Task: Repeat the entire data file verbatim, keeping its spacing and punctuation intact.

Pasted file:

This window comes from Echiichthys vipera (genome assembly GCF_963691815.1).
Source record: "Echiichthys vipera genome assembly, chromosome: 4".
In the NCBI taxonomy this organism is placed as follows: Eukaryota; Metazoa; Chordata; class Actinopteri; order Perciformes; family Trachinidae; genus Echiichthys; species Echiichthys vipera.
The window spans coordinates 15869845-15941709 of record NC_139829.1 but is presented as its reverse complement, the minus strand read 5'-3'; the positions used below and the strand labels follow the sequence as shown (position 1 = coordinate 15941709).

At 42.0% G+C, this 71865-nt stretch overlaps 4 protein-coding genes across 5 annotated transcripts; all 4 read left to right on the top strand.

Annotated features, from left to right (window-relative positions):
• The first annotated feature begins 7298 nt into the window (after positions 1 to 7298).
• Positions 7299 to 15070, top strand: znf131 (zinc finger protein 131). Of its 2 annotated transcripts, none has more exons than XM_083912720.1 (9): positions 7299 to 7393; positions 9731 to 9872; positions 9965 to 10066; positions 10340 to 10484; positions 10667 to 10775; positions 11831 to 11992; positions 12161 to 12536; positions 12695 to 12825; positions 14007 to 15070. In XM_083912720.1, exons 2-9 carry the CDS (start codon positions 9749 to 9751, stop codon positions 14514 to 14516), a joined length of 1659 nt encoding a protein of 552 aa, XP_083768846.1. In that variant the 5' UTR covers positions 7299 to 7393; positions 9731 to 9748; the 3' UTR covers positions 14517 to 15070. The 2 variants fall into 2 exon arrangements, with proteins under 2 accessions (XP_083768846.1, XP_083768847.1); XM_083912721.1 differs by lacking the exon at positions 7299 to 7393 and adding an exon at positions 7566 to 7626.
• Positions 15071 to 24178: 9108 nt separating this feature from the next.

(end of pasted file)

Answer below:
This window comes from Echiichthys vipera (genome assembly GCF_963691815.1).
Source record: "Echiichthys vipera genome assembly, chromosome: 4".
In the NCBI taxonomy this organism is placed as follows: Eukaryota; Metazoa; Chordata; class Actinopteri; order Perciformes; family Trachinidae; genus Echiichthys; species Echiichthys vipera.
The window spans coordinates 15869845-15941709 of record NC_139829.1 but is presented as its reverse complement, the minus strand read 5'-3'; the positions used below and the strand labels follow the sequence as shown (position 1 = coordinate 15941709).

At 42.0% G+C, this 71865-nt stretch overlaps 4 protein-coding genes across 5 annotated transcripts; all 4 read left to right on the top strand.

Annotated features, from left to right (window-relative positions):
• The first annotated feature begins 7298 nt into the window (after positions 1 to 7298).
• Positions 7299 to 15070, top strand: znf131 (zinc finger protein 131). Of its 2 annotated transcripts, none has more exons than XM_083912720.1 (9): positions 7299 to 7393; positions 9731 to 9872; positions 9965 to 10066; positions 10340 to 10484; positions 10667 to 10775; positions 11831 to 11992; positions 12161 to 12536; positions 12695 to 12825; positions 14007 to 15070. In XM_083912720.1, exons 2-9 carry the CDS (start codon positions 9749 to 9751, stop codon positions 14514 to 14516), a joined length of 1659 nt encoding a protein of 552 aa, XP_083768846.1. In that variant the 5' UTR covers positions 7299 to 7393; positions 9731 to 9748; the 3' UTR covers positions 14517 to 15070. The 2 variants fall into 2 exon arrangements, with proteins under 2 accessions (XP_083768846.1, XP_083768847.1); XM_083912721.1 differs by lacking the exon at positions 7299 to 7393 and adding an exon at positions 7566 to 7626.
• Positions 15071 to 24178: 9108 nt separating this feature from the next.